Guildford Labour Party It's time for Labour in Guildford and the villages
I’ve been to a good many Conferences in my time. Labour used to give great drama. But some have so entered into our collective memories – Nye Bevan’s speeches, for example, – I am no longer sure whether I was there or not.
But one I am sure about was in 1985 at Bournemouth. I was there when Neil Kinnock attacked Derek Hatton and the Militant faction in Liverpool in a ferocious speech: “A Council, a Labour Council, hiring taxis to scuttle round handing out redundancy notices to its own staff”. I was, in fact, sitting right behind Derek Hatton in the Conference Hall as this took place and saw his furious reaction, with his grimacing face and waving arms.
A couple of times, I have spoken from the rostrum. It is rather an intimidating experience, speaking to such a large audience, but once in the swing of the speech, I soon forgot the crowd.
But it’s not just events inside the hall, there are the things that happen outside. One year I was there when Women’s Lib (as it was then called) made its first big impact. A lot wore dungarees and were very visible. There were shouts from the floor whenever the Chairman – a traditional Scotsman – addressed a woman as “Lassie” or “lady”. Many of the men (and some women) were bewildered by these complaints.
Not everyone entered into the spirit. I went to one fringe meeting on the topic with my wife and Margaret and Ron Burgess. Ron was a Guildford Labour councillor, a good friend of ours and he had a wicked sense of humour. While the meeting was being addressed by a series of earnest women, Ron made paper aeroplanes. He wrote messages on them “Will you come out with me tonight” and flew them to the speakers. I’m glad to say no-one picked them up. As Margaret said “If they had, you wouldn’t have got out alive”.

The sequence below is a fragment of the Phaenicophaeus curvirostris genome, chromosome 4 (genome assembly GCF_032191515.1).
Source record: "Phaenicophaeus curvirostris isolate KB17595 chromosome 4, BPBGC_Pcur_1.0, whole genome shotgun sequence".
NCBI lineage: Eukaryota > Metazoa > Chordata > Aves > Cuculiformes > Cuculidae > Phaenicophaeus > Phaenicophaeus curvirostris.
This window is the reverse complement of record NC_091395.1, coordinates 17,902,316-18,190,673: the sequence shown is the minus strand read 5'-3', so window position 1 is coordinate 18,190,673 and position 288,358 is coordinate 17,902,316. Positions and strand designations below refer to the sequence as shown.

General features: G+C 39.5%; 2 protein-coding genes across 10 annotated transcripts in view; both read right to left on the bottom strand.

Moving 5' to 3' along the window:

Less funnily, while we were in our rather down at heel boarding house, we bumped into another of our friends, Brian. Brian was a large man and as he was coming from the bathroom, he just had on his pyjama bottoms which balanced uneasily on his vast stomach. He then said “The trouble with these women is that they are all so ugly”!
Jill and I looked at each other and had the same thought “How can you of all people say that”.
But the weirdest thing that happened was when Jill and I were leaving a Blackpool conference. We had gone to the station to wait for a train. This was always a short train, too short for the number of passengers. You’d have thought that British Rail would have noticed a big conference was on and put on a longer train, but no, they never did.
We were waiting in a long queue straggling out from the station when it started to rain. I thought: “If the queue made a loop where it leaves the covered area of the station, so it wiggles in and out, we could all get out of the rain”. So, I went up to the appropriate place in the queue and asked if they could turn the queue so we could all get under cover. They saw the sense and obliged. But one woman was furious with me. She said: “Who gave you permission to move the queue?
I replied “No-one. I just thought it was a good idea”.
She then said “Who gave you the authority? Are you a member of the Union?”
I replied again “What Union”
She then said” Everyone will just make a dash for the train when it comes in and we’ll lose our place – I’m going to report you to my Union Executive”
I noticed from her badge that she was a member of a printing Trade Union, which I didn’t think had much to do with it. She continued to harangue me and I turned away to avoid her. But then the train came in. Everyone made a dash for it, as she had said they would. But Jill and I got seats. And we found ourselves sharing a carriage with the General Secretary of the Labour Party so we had a good chat.
Away from the frivolities, like most others attending these conferences, I get caught up in the atmosphere and enjoy myself, meeting and arguing with people who share my basic beliefs. In 1980, I was already strongly against Mrs Thatcher’s ideas and attending the conference made me feel I personally had to take action.
I was full of enthusiasm and decided that the best thing I could do to stop Mrs Thatcher’s plans was for me to stand for Parliament.
I put my plan into action and was indeed the Labour candidate for Guildford in 1983.
Unfortunately I did not win and Mrs Thatcher remained as Prime Minister.
Copyright Keith Chesterton Mar 2020